to sing in streets and alleys:

let this pretty boy who's now
forsaken by his master give sweet nuts to let us
   know
he's no longer mistress
of our bridegroom's tender heart
and his fragrant body.

You've been pampered long enough
sweet boy,
serve in the household
of a man who takes a wife in the old tradition
of the rugged warrior
who plucked a Sabine beauty.


It was only yesterday
you snubbed the honest wives of
foremen on your master's farms, now your boyish
   charms are
fallen. And your hour is done,
lovely pitiful creature.

Thrust your pretty boys aside
(sweet-smelling bridegroom) lovers
must vanish in the image of
your own marriage chamber.

O Hymen, Hymenaee,
Hail O Hymen Hymenaee.

We who know you know that all
your lovers will be forgotten;
that your yesterdays are dead with all their childish
   pleasures.

O Hymen, Hymenaee,
Hail O Hymen Hymenaee.

Never O bride, use your fair limbs
to breed frustrated passion
in your husband's bed, give him his desire.

O Hymen, Hymenaee
Hail O Hymen Hymenaee.

Worship this rich virility
who by this act endows you
with the increasing glory of his name and house,
serve him in mind and body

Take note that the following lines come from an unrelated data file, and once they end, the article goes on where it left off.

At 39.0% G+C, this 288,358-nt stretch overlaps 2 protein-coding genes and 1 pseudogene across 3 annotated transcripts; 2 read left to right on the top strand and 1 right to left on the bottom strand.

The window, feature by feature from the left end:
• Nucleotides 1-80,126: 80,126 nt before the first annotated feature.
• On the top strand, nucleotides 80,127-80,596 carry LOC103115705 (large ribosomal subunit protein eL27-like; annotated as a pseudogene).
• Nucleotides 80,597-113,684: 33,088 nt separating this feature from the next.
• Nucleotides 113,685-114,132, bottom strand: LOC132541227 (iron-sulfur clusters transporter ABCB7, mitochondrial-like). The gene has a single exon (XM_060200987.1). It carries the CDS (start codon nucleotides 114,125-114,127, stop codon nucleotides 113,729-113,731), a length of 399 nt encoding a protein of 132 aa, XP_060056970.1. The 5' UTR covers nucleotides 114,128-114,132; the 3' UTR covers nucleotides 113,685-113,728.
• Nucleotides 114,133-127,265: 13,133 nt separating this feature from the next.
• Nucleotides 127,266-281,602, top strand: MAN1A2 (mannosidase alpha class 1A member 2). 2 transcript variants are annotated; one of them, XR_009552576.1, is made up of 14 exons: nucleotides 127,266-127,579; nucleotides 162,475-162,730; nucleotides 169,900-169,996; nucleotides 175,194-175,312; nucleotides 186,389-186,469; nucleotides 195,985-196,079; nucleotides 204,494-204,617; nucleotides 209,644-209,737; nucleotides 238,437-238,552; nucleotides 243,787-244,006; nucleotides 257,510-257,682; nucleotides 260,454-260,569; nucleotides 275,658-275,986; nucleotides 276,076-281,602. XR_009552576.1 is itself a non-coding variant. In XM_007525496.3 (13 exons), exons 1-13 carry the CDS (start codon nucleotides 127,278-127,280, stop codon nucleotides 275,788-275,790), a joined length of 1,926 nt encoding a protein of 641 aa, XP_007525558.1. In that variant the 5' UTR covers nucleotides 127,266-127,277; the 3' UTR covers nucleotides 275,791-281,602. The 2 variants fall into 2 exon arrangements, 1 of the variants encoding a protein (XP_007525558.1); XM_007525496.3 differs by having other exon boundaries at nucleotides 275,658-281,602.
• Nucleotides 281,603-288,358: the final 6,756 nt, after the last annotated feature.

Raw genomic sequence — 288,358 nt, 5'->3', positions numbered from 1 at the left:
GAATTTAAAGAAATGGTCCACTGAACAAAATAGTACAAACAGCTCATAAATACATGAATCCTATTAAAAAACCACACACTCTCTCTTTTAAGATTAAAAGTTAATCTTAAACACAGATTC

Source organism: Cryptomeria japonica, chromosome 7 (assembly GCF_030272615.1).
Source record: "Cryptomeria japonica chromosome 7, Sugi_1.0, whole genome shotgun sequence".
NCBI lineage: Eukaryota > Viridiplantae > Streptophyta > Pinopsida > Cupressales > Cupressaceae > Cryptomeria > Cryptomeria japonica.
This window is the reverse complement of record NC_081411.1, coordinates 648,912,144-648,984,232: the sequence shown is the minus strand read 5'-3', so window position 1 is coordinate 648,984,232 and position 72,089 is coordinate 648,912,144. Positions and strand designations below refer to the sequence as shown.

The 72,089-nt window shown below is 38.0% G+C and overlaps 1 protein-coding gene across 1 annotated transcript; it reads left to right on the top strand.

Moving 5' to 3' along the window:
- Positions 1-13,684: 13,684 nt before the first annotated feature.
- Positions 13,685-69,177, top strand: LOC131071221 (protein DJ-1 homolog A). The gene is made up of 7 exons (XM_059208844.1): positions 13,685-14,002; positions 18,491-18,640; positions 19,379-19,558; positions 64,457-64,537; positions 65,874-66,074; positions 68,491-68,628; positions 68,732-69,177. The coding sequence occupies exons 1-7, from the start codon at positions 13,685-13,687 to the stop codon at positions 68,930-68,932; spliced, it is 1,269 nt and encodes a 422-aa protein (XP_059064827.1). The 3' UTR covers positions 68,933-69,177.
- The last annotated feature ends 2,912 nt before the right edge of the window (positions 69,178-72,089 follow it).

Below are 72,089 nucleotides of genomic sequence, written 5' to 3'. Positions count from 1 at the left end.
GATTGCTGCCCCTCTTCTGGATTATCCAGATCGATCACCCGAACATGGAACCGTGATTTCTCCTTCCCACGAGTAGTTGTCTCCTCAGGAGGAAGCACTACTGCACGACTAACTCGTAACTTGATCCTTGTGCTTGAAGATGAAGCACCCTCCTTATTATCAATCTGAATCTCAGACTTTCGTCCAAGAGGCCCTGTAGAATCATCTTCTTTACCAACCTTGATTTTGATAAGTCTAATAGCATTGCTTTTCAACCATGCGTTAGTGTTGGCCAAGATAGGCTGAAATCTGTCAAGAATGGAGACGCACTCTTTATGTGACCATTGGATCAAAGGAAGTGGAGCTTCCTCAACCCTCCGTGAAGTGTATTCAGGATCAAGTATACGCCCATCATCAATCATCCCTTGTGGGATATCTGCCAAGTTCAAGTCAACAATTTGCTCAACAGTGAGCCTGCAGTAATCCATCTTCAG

(O Hymen, Hymenaee,
Hail O Hymen Hymenaee)

till you are old, and head and limbs
trembling, forever saying yes
to your lord and master.

O Hymen, Hymenaee,
Hail O Hymen Hymenaee.

Stride with careful step across
the threshold where good fortune
follows golden feet that vanish, never faltering,
within the radiant doorway.

O Hymen, Hymenaee,
Hail O Hymen Hymenaee.

See the crimson marriage bed
where your fair young husband
burns (all eagerness) intent upon your beauty.

O Hymen, Hymenaee
Hail O Hymen Hymenaee.

No less than yours his love is great
but the flames are hidden
in a secret place (O bride) that you alone discover.

O Hymen, Hymenaee,
Hail O Hymen Hymenaee.

Tell the boy (that little child
dressed in cloth of purple)
to release the bride's right arm, let her meet her
   husband.
O Hymen, Hymenaee,
Hail O Hymen Hymenaee.

Tell the honoured guests to rise,
man and wife together;
they must put the bride to bed, for her husband's